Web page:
With a mountain of gooey cinnamon apples nestled under a perfectly buttery and flaky pie crust, this is most certainly my favorite apple pie recipe. To bring out the best apple flavor and texture, pre-cook the filling for about 5 minutes on the stove. Bake and cool the pie, and then top with vanilla ice cream for the ultimate homestyle dessert.
One reader, Sami, commented: “THE best apple pie recipe EVER!!!! I made this for Thanksgiving, and it was a huge hit. I love the use of different apple types and went with four Granny Smith, two Fuji, and two Honeycrisp. Each apple type has a different flavor and a different texture when cooked, which my family absolutely loved. ★★★★★”
I’m a published cookbook author, and I bake as a profession. So you can imagine I’m often asked about my *favorite* dessert. And, without hesitation, my answer is ALWAYS homemade pie.
In particular, apple pie. Below you’ll find my favorite pie… and baking recipe… on the planet. It’s my #1 choice out of all the Thanksgiving pies, but I certainly don’t limit it to the fall season. I’ve been making this recipe for years, and after testing multiple different fillings, spices, apple varieties, and other little tweaks, I consider the recipe below to be my very best apple pie.
Here’s what a few more readers are saying:
Alexia commented: “WOW! The best apple pie I have ever had or made. As with all of the recipes I’ve tried from Sally, it’s a keeper for sure! ★★★★★“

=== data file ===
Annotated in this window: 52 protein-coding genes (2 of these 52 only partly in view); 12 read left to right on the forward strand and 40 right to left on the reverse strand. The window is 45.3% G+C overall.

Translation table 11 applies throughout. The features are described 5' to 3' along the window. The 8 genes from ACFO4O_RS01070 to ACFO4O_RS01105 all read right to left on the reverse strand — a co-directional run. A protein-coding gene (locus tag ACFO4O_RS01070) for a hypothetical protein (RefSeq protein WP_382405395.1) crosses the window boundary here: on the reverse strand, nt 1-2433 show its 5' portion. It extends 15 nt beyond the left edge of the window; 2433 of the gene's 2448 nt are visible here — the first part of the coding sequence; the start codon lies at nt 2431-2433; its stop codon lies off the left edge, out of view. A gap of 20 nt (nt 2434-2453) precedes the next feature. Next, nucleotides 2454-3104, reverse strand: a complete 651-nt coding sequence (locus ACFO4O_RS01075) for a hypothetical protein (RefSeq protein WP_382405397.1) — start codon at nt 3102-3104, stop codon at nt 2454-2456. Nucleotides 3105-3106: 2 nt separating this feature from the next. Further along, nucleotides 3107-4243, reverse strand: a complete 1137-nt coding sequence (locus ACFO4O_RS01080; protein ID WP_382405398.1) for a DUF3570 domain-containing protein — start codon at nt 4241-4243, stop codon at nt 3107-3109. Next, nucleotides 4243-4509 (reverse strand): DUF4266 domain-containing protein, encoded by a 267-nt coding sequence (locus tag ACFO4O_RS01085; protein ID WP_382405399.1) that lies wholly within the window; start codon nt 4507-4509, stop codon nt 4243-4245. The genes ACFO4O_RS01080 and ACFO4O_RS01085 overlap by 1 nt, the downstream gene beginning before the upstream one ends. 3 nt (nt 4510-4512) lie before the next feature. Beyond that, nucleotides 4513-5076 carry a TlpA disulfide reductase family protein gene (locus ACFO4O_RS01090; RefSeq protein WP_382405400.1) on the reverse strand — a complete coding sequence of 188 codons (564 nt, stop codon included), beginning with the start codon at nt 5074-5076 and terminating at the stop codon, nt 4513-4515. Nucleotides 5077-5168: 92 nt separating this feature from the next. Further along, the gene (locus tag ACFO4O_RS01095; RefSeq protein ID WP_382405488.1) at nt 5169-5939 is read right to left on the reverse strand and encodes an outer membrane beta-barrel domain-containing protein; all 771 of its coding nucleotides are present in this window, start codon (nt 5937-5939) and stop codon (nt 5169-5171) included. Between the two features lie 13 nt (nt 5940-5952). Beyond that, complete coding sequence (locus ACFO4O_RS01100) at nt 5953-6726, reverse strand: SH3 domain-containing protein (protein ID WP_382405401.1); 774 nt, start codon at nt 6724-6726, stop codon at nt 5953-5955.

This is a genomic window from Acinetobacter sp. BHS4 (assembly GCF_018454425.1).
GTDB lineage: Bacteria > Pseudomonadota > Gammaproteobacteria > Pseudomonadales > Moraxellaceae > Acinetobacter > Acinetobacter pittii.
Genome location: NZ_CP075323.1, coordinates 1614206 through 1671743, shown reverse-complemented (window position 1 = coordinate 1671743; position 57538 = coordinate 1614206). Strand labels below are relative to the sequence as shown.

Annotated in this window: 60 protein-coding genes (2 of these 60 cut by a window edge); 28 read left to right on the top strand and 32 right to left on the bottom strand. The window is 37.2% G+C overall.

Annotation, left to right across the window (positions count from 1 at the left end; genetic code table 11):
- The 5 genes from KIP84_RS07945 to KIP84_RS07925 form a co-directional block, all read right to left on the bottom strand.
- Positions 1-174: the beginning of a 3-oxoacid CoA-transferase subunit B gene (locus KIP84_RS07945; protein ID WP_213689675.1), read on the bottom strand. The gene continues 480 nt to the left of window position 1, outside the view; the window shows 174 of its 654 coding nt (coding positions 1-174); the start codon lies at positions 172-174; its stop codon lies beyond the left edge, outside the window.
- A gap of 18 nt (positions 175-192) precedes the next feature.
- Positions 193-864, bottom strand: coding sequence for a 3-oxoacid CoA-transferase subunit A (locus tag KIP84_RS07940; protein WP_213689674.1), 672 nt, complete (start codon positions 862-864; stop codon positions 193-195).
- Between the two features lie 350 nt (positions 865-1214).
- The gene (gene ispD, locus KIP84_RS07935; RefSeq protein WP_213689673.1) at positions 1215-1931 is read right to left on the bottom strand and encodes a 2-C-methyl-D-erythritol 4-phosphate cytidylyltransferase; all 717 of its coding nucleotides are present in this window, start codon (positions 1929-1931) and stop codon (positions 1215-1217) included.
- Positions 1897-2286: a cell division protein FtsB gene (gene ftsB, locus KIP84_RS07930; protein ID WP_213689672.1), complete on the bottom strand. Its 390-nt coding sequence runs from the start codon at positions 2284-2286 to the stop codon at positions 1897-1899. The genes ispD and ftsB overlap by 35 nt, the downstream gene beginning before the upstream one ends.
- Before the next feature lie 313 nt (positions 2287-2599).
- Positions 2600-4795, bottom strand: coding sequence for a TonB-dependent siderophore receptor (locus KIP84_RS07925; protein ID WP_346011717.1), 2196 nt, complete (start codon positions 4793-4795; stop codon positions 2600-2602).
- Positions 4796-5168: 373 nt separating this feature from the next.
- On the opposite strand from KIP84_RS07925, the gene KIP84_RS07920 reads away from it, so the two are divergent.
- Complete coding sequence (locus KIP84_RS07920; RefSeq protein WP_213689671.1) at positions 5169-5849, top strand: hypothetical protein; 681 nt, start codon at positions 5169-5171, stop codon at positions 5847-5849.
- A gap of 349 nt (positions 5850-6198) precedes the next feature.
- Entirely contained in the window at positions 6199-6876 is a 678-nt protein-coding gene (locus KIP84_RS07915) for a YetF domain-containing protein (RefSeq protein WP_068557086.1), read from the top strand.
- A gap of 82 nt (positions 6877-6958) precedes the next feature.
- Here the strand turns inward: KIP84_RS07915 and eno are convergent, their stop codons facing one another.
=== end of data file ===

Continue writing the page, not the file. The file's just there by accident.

Sofia commented: “Everyone I make this for says it’s the best apple pie they’ve ever had!! ★★★★★“
Caitlin commented: “My FAVORITE apple pie! I have tried a handful of other recipes and felt none of them got it quite ‘right.’ This one was a hit and I can’t wait to make it over and over again! ★★★★★“
Here’s Why You’ll Love This Apple Pie, Too
- Classic recipe, without any complicated ingredients
- Golden flaky double pie crust provides a crisp contrast to the soft and juicy filling
- Caramelized filling peeking through the lattice
- Deliciously sweet, cinnamon-spiced filling
- Tall slices with oodles of tender apples that aren’t overly mushy
- Comforting, nostalgia-filled flavor
- Completely out-of-this-world with a scoop of vanilla ice cream on top
This pie is deep-dish style, but you don’t need a super special pie dish to get started. Any 1.5- to 2-inch-deep pie dish works here. You’ll simply pile those apple slices nice and high!
Let’s get started.
Begin With Quality Pie Crust
You need a sturdy crust to hold in the mountain of apples. Whether you’re a pie crust beginner or pro, I encourage you to read through my pie crust recipe. There’s nothing quite like homemade pie crust and my grandmother’s recipe has consistently proven its authority over the past several decades. It’s our family’s favorite, and I’ve been using it ever since I could lift a rolling pin.
This recipe uses both butter and shortening to provide a quality combination of sturdy, flaky, and buttery. I also have an all butter pie crust if you’re interested. But for best taste and texture, I swear by using both shortening and butter. You can taste the difference.
Key Ingredients You Need
Once you have your pie dough ready, you can gather the rest of the ingredients. My apple pie recipe has a deliciously gooey, sweet, and spiced apple filling. The ingredients in the filling are my go-to choices for most apple pie recipes including my apple cheddar pie and salted caramel apple pie, too.
- Apples – It’s best to use a variety of apples in apple pie. Just like when we make apple cake, I recommend using half tart and half sweet. I love tart Granny Smith apples paired with a sweet variety such as Pink Lady, Honeycrisp, Jazz, or Fuji. Here is a complete list of the best apples for baking.